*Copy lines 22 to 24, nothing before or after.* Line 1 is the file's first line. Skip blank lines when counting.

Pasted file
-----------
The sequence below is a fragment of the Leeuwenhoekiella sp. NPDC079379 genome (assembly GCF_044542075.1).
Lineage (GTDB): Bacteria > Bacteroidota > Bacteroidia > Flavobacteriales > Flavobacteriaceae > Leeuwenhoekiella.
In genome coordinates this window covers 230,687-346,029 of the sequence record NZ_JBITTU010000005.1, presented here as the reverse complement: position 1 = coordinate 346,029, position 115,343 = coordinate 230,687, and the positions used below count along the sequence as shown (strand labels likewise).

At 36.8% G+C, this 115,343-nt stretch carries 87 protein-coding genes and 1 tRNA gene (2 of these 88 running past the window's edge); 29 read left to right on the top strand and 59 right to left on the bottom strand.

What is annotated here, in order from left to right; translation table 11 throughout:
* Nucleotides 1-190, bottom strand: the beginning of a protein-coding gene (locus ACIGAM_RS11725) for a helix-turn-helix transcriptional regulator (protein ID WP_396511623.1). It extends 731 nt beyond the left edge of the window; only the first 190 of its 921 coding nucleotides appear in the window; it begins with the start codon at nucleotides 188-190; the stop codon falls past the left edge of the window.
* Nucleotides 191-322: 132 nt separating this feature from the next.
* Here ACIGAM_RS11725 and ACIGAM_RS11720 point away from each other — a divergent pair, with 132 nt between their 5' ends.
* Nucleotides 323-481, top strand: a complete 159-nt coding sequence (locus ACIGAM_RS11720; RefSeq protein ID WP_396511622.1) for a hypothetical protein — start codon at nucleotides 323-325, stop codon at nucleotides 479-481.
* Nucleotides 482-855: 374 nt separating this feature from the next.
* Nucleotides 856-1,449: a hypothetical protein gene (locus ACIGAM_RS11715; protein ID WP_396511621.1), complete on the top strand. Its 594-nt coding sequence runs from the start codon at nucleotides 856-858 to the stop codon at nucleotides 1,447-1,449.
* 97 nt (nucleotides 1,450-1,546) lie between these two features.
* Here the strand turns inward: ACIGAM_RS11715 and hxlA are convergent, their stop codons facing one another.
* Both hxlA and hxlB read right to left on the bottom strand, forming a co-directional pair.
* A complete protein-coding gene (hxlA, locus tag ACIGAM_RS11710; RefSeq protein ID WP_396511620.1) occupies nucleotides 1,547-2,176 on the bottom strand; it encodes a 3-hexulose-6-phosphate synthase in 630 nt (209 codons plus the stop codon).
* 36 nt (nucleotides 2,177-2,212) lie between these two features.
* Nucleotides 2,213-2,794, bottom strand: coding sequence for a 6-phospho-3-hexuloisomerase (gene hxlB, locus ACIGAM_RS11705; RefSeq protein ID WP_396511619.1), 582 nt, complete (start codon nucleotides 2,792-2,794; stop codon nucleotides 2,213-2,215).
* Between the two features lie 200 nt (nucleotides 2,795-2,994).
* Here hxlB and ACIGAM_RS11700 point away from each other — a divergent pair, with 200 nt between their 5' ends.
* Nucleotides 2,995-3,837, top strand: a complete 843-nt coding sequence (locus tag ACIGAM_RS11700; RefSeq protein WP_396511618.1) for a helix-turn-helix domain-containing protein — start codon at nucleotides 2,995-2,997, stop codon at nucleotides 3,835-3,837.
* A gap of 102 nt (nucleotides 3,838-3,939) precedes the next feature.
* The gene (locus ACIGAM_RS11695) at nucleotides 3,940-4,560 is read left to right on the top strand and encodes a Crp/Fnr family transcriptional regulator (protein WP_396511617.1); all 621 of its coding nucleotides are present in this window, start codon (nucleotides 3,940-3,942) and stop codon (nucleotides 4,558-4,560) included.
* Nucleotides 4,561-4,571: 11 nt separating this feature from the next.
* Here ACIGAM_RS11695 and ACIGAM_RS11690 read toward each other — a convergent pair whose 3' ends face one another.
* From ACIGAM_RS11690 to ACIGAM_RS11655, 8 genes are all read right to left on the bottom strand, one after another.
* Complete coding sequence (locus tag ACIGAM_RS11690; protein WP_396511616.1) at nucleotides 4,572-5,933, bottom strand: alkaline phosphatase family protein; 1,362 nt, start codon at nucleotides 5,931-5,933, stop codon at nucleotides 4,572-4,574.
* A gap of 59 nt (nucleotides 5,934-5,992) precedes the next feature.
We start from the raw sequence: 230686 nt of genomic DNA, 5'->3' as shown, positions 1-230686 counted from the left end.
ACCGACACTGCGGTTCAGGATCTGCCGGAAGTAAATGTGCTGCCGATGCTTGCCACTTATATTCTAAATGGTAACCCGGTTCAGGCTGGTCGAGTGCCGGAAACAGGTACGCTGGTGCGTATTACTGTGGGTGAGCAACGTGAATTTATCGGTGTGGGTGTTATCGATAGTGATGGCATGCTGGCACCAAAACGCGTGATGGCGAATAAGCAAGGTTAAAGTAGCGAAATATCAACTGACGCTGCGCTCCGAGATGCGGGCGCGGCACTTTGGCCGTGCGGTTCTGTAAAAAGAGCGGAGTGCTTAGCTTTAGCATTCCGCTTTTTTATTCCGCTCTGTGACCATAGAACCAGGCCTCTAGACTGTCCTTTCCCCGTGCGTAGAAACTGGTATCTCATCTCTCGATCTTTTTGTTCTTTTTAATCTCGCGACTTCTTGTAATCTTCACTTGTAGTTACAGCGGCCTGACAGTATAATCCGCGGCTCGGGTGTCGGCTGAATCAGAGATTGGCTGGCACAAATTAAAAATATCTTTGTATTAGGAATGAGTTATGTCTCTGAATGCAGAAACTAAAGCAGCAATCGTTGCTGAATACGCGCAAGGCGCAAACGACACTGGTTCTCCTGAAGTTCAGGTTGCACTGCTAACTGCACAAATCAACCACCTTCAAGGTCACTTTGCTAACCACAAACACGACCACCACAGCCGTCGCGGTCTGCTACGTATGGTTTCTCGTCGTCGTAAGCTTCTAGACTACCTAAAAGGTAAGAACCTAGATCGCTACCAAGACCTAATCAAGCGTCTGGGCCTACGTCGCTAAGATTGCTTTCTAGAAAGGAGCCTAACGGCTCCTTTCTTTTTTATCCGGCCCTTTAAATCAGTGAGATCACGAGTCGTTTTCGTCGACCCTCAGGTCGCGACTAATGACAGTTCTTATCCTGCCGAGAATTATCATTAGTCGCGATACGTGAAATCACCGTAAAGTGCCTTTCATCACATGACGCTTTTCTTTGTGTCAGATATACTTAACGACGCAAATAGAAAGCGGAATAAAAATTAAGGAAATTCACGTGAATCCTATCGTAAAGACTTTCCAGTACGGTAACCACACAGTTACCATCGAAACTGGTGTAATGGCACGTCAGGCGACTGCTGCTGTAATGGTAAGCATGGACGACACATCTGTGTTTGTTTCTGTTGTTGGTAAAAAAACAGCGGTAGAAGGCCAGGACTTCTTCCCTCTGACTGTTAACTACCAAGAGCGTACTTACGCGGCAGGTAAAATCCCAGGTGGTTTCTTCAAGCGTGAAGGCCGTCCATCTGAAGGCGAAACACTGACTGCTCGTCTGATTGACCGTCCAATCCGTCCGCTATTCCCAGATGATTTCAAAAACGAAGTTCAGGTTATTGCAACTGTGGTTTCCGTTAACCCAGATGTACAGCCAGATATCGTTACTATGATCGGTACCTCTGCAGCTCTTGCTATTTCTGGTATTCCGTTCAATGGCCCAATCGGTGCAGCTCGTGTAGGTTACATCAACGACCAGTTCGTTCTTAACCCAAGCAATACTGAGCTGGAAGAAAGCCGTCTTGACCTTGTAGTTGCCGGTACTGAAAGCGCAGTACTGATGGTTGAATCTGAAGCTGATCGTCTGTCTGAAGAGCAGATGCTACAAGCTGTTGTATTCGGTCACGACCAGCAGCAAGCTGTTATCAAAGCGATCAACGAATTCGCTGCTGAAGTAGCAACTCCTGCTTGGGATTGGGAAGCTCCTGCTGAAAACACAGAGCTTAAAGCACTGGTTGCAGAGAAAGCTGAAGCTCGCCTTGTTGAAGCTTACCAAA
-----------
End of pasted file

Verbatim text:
* The gene (locus ACIGAM_RS11695) at nucleotides 3,940-4,560 is read left to right on the top strand and encodes a Crp/Fnr family transcriptional regulator (protein WP_396511617.1); all 621 of its coding nucleotides are present in this window, start codon (nucleotides 3,940-3,942) and stop codon (nucleotides 4,558-4,560) included.
* Nucleotides 4,561-4,571: 11 nt separating this feature from the next.
* Here ACIGAM_RS11695 and ACIGAM_RS11690 read toward each other — a convergent pair whose 3' ends face one another.